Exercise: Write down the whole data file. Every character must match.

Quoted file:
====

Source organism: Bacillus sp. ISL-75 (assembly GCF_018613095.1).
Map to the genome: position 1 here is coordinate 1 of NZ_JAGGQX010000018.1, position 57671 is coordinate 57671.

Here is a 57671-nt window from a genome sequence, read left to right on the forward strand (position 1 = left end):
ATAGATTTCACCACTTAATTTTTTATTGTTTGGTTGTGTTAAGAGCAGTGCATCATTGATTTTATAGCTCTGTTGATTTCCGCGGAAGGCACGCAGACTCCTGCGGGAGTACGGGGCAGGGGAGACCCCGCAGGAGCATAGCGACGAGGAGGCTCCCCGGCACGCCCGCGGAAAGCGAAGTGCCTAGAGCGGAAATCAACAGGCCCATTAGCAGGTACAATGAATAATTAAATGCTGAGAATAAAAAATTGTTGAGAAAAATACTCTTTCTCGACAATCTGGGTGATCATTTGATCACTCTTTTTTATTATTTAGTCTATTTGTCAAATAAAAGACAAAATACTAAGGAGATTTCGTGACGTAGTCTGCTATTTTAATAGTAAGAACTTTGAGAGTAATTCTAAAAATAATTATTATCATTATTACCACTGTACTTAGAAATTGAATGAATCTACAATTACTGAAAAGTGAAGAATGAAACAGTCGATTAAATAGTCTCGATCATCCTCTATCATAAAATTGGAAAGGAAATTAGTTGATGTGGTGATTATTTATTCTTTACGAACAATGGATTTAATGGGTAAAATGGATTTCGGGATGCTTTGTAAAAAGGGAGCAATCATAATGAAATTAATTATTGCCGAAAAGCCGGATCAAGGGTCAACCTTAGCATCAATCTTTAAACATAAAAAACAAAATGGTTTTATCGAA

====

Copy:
Source organism: Bacillus sp. ISL-75 (assembly GCF_018613095.1).
Map to the genome: position 1 here is coordinate 1 of NZ_JAGGQX010000018.1, position 57671 is coordinate 57671.

Here is a 57671-nt window from a genome sequence, read left to right on the forward strand (position 1 = left end):
ATAGATTTCACCACTTAATTTTTTATTGTTTGGTTGTGTTAAGAGCAGTGCATCATTGATTTTATAGCTCTGTTGATTTCCGCGGAAGGCACGCAGACTCCTGCGGGAGTACGGGGCAGGGGAGACCCCGCAGGAGCATAGCGACGAGGAGGCTCCCCGGCACGCCCGCGGAAAGCGAAGTGCCTAGAGCGGAAATCAACAGGCCCATTAGCAGGTACAATGAATAATTAAATGCTGAGAATAAAAAATTGTTGAGAAAAATACTCTTTCTCGACAATCTGGGTGATCATTTGATCACTCTTTTTTATTATTTAGTCTATTTGTCAAATAAAAGACAAAATACTAAGGAGATTTCGTGACGTAGTCTGCTATTTTAATAGTAAGAACTTTGAGAGTAATTCTAAAAATAATTATTATCATTATTACCACTGTACTTAGAAATTGAATGAATCTACAATTACTGAAAAGTGAAGAATGAAACAGTCGATTAAATAGTCTCGATCATCCTCTATCATAAAATTGGAAAGGAAATTAGTTGATGTGGTGATTATTTATTCTTTACGAACAATGGATTTAATGGGTAAAATGGATTTCGGGATGCTTTGTAAAAAGGGAGCAATCATAATGAAATTAATTATTGCCGAAAAGCCGGATCAAGGGTCAACCTTAGCATCAATCTTTAAACATAAAAAACAAAATGGTTTTATCGAA